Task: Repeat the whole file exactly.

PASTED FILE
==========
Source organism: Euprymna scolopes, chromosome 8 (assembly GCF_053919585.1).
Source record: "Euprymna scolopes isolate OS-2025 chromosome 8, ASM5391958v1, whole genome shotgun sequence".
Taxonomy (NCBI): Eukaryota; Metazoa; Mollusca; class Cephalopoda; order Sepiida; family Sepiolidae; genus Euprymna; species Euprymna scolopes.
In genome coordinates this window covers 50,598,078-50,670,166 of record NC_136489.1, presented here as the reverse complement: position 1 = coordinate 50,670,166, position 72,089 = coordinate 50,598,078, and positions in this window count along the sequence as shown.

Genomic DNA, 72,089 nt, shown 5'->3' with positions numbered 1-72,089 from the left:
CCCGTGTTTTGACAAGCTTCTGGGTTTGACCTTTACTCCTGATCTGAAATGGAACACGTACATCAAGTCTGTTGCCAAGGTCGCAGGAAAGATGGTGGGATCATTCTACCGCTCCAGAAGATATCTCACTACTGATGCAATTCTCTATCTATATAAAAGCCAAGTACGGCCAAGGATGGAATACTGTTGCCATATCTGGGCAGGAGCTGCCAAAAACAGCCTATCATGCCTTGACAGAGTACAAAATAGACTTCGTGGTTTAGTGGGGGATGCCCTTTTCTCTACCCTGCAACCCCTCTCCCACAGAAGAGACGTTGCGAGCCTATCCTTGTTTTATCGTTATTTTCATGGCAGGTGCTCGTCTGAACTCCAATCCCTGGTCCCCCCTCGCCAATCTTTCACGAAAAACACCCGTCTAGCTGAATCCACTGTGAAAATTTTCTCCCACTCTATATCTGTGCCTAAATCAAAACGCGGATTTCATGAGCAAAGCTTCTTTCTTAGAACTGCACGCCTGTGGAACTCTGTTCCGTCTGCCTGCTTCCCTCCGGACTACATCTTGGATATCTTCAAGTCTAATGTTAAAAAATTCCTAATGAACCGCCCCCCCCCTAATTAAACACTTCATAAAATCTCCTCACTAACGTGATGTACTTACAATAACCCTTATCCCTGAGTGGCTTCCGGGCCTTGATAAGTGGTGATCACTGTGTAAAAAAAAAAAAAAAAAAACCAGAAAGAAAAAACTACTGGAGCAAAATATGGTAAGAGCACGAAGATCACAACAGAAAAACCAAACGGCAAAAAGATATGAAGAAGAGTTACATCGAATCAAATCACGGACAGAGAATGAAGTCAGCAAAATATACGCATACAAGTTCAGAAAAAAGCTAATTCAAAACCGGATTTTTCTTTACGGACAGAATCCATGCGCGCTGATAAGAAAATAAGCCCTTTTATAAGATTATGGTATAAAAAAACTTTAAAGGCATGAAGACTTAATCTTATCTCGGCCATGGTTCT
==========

Source organism: Euprymna scolopes, chromosome 8 (assembly GCF_053919585.1).
Source record: "Euprymna scolopes isolate OS-2025 chromosome 8, ASM5391958v1, whole genome shotgun sequence".
Taxonomy (NCBI): Eukaryota; Metazoa; Mollusca; class Cephalopoda; order Sepiida; family Sepiolidae; genus Euprymna; species Euprymna scolopes.
In genome coordinates this window covers 50,598,078-50,670,166 of record NC_136489.1, presented here as the reverse complement: position 1 = coordinate 50,670,166, position 72,089 = coordinate 50,598,078, and positions in this window count along the sequence as shown.

Genomic DNA, 72,089 nt, shown 5'->3' with positions numbered 1-72,089 from the left:
CCCGTGTTTTGACAAGCTTCTGGGTTTGACCTTTACTCCTGATCTGAAATGGAACACGTACATCAAGTCTGTTGCCAAGGTCGCAGGAAAGATGGTGGGATCATTCTACCGCTCCAGAAGATATCTCACTACTGATGCAATTCTCTATCTATATAAAAGCCAAGTACGGCCAAGGATGGAATACTGTTGCCATATCTGGGCAGGAGCTGCCAAAAACAGCCTATCATGCCTTGACAGAGTACAAAATAGACTTCGTGGTTTAGTGGGGGATGCCCTTTTCTCTACCCTGCAACCCCTCTCCCACAGAAGAGACGTTGCGAGCCTATCCTTGTTTTATCGTTATTTTCATGGCAGGTGCTCGTCTGAACTCCAATCCCTGGTCCCCCCTCGCCAATCTTTCACGAAAAACACCCGTCTAGCTGAATCCACTGTGAAAATTTTCTCCCACTCTATATCTGTGCCTAAATCAAAACGCGGATTTCATGAGCAAAGCTTCTTTCTTAGAACTGCACGCCTGTGGAACTCTGTTCCGTCTGCCTGCTTCCCTCCGGACTACATCTTGGATATCTTCAAGTCTAATGTTAAAAAATTCCTAATGAACCGCCCCCCCCCTAATTAAACACTTCATAAAATCTCCTCACTAACGTGATGTACTTACAATAACCCTTATCCCTGAGTGGCTTCCGGGCCTTGATAAGTGGTGATCACTGTGTAAAAAAAAAAAAAAAAAAACCAGAAAGAAAAAACTACTGGAGCAAAATATGGTAAGAGCACGAAGATCACAACAGAAAAACCAAACGGCAAAAAGATATGAAGAAGAGTTACATCGAATCAAATCACGGACAGAGAATGAAGTCAGCAAAATATACGCATACAAGTTCAGAAAAAAGCTAATTCAAAACCGGATTTTTCTTTACGGACAGAATCCATGCGCGCTGATAAGAAAATAAGCCCTTTTATAAGATTATGGTATAAAAAAACTTTAAAGGCATGAAGACTTAATCTTATCTCGGCCATGGTTCT